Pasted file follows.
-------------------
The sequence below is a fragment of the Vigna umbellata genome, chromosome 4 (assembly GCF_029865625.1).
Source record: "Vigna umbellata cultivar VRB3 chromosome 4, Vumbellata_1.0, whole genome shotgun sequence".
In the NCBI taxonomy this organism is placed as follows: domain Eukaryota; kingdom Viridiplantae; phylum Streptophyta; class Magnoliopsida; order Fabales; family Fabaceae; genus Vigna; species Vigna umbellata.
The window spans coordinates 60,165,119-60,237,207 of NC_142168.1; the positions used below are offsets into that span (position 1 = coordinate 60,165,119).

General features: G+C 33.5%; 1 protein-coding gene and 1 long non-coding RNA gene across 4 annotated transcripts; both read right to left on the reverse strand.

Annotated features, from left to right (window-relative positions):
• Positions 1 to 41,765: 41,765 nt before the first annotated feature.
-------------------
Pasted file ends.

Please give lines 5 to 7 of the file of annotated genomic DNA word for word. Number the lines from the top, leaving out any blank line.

General features: G+C 33.5%; 1 protein-coding gene and 1 long non-coding RNA gene across 4 annotated transcripts; both read right to left on the reverse strand.

Annotated features, from left to right (window-relative positions):
• Positions 1 to 41,765: 41,765 nt before the first annotated feature.